Anyone enrolled in the community solar program would continue to use electricity from the grid as per usual without having to install any equipment or contact National Grid.

The solar farm would be screened from sight with additional trees and shrubs planted along the existing boarder surrounding the former golf course.

“We do a visual analysis, we float balloons and look at all of the viewpoints to see where we need to put trees in for screening,” Black said. “This is a really well screened site except for a couple of locations, but we’ll have it all screened.”

Solar panels would be installed on roughly 32 to 35 acres at the center of the 58 acre site with a gap of 15 to 20 feet between each row of modules. The axis tracker solar panels are able to follow the path of the sun throughout the day from east to west and are approximately eight and a half feet tall. The site would be secured with a fence immediately surrounding the solar array and monitored with the use of closed-circuit television cameras.

During planning and construction Eden would seek to hire local individuals and firms to perform needed work. Following construction local landscapers would be utilized to maintain the property. No on site staff would be employed, with Eden performing routine maintenance at the site a few times a year or as needed.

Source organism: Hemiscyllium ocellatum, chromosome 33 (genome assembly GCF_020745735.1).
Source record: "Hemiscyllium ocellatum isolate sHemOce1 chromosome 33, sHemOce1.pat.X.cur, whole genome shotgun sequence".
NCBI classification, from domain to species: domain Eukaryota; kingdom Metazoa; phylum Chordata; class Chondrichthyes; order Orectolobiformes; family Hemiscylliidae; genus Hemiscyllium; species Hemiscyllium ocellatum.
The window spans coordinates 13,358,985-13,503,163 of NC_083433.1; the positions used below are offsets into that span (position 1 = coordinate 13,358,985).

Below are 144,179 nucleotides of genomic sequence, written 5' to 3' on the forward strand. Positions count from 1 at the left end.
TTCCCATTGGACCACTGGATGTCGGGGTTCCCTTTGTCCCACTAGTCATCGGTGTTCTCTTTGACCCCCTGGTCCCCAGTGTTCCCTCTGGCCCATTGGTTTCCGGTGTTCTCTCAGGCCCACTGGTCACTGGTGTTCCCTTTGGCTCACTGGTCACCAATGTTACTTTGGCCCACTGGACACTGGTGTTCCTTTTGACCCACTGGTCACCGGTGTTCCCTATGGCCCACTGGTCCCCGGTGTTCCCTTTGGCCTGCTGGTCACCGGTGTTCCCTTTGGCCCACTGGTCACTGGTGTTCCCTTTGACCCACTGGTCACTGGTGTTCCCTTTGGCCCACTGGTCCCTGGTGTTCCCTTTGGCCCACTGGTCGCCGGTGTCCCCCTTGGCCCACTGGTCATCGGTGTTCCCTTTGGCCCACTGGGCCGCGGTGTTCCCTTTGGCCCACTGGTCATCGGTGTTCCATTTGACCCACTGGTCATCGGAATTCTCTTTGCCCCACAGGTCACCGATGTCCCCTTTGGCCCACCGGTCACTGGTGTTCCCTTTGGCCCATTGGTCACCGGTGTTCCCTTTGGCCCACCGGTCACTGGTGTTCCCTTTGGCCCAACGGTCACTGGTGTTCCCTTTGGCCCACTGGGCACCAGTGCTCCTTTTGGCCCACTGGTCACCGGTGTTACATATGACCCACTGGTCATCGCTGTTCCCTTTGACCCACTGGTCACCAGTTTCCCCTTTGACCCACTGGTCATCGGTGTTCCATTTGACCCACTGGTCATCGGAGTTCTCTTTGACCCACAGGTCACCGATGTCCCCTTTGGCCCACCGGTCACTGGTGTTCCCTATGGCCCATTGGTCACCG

In addition to producing cost saving energy, Eden attempts to provide surrounding communities with other environmental and social benefits through completed projects.

“Solar is a great opportunity to produce low cost green electricity locally, but it’s also a good opportunity to do all of these other things,” Black said. “To create a biodiverse area.”

At solar farm sites, Eden plants and maintains indigenous wildflowers throughout the area of the array that are pollinator friendly to bees and butterflies. The company also works with local beekeepers to bring hives to the site to pollinate the flowers.